Tuesday, February 13, 2007

My Snow Angels Are Anatomically Correct

It's snowing here today and the entire eastern part of the state is hunkering down for the dusting of the century. Schools have let out so fast and early its like the student population has been vomited out onto the sidewalk. Children are coming home with summer school plans if the heavy weather holds and rain somehow develops, cancelling anything educationally based until April.

Federal Express has announced it will be picking up early tonight and may not be back. Chernobyl gets more frequent parcel pickups.

Looks like its going to be a snow day here. The anticipation is such that, even if tomorrow were to dawn clear with temperatures in the seventies, people would walk around in parkas, sweating behind snow throwers clearing the foot deep air on the driveway just to savor the feel of the snow day that never was.

We had snow days too. I grew up in climates more favorable to preserving lichen for a few thousand years, but even we got overwhelmed by snow from time to time. Usually when the stuff reached the roofline was a good indicator.

The old man had a sense about snow days and his sense was they shouldn't happen. If he had to fit galoshes and climb into a cold, four thousand pound rear wheel drive car to careen it to the office why should we get a full day off.

We were going to pay for his misery. And if, in pulling out of the driveway in the morning he also forgot to unplug the block heater and dragged an extension cord through the slush to the first stop sign, then we were going to pay more.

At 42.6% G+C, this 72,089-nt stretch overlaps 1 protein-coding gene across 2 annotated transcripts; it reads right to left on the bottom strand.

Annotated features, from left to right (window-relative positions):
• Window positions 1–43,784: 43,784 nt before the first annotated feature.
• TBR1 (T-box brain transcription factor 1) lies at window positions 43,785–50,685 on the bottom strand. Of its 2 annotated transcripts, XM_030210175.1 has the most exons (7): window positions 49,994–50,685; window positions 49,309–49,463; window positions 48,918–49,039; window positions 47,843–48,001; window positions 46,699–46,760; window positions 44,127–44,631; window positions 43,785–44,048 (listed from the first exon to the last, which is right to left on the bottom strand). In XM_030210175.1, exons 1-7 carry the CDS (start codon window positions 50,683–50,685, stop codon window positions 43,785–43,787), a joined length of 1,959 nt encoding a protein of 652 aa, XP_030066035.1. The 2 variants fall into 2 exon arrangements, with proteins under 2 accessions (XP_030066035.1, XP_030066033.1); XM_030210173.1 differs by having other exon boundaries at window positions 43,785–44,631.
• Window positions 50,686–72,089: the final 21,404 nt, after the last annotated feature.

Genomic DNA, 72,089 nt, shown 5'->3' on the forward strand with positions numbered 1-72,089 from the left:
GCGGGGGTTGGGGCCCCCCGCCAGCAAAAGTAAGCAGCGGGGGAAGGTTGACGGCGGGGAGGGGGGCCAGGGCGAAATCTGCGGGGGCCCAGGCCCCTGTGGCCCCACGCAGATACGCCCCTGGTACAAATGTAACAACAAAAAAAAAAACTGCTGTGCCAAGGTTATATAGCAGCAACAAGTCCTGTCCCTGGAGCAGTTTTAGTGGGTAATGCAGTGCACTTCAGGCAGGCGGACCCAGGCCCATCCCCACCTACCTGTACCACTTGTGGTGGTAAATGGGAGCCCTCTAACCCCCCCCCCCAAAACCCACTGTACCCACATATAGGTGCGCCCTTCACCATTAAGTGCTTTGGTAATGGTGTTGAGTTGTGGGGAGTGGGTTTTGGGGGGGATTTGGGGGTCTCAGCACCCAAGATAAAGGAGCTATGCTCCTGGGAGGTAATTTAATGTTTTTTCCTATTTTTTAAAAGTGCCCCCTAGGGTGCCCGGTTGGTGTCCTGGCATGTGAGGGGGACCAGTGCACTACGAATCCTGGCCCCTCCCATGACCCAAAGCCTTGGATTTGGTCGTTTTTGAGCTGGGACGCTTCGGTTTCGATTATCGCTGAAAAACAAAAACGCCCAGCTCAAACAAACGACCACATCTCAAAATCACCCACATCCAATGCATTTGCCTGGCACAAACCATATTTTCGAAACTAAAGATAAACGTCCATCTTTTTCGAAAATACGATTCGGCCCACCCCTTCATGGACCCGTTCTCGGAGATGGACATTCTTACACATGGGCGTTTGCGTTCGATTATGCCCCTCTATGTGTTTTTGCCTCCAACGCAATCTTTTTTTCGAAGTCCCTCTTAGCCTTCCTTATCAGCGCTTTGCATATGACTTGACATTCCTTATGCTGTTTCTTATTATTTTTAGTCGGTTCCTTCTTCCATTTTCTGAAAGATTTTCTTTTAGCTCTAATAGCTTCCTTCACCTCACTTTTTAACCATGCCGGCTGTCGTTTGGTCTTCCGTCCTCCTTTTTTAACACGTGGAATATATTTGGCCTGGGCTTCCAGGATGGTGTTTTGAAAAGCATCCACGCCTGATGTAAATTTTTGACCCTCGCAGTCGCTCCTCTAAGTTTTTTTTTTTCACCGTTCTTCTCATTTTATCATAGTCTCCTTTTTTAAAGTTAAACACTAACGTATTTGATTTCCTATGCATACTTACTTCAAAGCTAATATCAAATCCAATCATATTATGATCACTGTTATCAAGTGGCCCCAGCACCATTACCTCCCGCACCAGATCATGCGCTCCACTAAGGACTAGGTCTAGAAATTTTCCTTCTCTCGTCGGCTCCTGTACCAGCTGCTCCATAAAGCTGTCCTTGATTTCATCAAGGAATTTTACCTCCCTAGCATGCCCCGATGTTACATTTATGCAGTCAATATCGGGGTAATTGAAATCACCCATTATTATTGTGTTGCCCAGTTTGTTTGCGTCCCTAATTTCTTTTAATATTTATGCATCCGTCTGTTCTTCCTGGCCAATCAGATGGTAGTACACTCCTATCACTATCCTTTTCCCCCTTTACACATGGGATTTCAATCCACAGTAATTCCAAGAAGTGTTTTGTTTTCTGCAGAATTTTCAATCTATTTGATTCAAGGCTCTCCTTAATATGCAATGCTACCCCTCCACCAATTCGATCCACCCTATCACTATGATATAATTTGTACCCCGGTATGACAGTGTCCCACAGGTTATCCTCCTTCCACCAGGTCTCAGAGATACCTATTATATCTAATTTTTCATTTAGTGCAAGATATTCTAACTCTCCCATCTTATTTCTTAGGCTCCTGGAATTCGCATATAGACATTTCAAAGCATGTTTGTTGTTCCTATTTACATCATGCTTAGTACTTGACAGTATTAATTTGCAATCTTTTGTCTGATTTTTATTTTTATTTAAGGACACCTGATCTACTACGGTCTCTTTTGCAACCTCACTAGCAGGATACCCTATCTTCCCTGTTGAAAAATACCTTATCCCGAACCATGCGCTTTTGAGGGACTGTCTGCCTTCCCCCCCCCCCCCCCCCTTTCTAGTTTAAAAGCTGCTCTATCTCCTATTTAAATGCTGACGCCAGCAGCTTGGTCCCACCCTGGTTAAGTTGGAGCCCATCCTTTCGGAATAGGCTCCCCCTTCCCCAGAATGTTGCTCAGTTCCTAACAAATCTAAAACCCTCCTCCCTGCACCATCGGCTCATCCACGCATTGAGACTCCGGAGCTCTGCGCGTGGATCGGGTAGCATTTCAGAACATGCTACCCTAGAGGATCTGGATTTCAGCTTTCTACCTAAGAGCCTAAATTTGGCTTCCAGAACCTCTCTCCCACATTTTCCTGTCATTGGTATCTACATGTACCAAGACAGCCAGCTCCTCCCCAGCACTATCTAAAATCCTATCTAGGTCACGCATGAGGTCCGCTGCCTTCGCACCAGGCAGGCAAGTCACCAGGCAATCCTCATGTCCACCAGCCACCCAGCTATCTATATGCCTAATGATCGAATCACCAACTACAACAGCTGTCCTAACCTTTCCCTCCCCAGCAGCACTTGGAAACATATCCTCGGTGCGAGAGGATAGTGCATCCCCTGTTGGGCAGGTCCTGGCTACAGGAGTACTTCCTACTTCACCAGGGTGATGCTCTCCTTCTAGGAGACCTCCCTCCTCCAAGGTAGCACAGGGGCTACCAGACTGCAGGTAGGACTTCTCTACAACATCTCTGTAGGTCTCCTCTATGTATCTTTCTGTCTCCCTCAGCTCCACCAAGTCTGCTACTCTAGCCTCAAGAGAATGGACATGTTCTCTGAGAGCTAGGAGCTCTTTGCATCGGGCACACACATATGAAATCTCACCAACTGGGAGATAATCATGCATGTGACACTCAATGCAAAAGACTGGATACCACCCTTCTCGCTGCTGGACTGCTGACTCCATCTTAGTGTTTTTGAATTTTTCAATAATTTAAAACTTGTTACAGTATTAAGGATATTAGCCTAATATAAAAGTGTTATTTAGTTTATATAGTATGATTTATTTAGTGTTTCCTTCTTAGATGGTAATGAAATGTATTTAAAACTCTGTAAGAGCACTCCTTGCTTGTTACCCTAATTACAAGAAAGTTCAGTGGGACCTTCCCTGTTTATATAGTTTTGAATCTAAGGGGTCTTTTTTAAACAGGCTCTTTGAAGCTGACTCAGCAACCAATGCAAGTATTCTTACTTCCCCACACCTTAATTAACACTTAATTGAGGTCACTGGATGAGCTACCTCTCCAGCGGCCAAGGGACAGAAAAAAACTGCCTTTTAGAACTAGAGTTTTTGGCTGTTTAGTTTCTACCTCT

He'd leave chores in his wake. Now, if I had a snow day, it was self evident that it was my job to clear the driveway before any kind of street hockey game broke out or sleds were dragged to the park to play dodge'em with two hundred year old oaks. Trouble with the old man was, he'd pile some extras onto the driveway, like shoveling the sidewalk before the town did so Mrs. Bitchus from next door could hobble downtown for the latest Child Hater's Digest if she so chose. Or clearing the patio at the side of the house just in case Dad would come home with the idea of an impromtu barbeque. Then of course he'd insist that all the homework was done. It was done the night before but, do it again, just in case and while you're at it, read ahead. Eighteen chapters or so ought to do it. You'll have an advantage over the rest of the class.

He didn't know my class. Breathing through your nose most of the time gave you an advantage over them.

And so it was that at my house, most snow days had you wishing you were doing long division by ten o'clock or in biology wondering where the "Dowagers R Us" store was that Miss Martin clearly got all her clothes at.

The old man never really changed his stripes. I worked for him at his assembly plant when I was in college. He was the plant manager. I was his kid. There was a sales manager there too. And his kid worked in the plant too. It was in fact, for one summer, Nepotism Inc.

I think the old man was aware of this. His kid got an instant summer job the easy way. So everyone figured he'd have an easy job too.

They didn't know the old man.

He compensated for this misperception of my cushy life by in fact tossing me into some of the hardest jobs he could cook up. And even the ones that weren't that tough, he found ways of making tougher.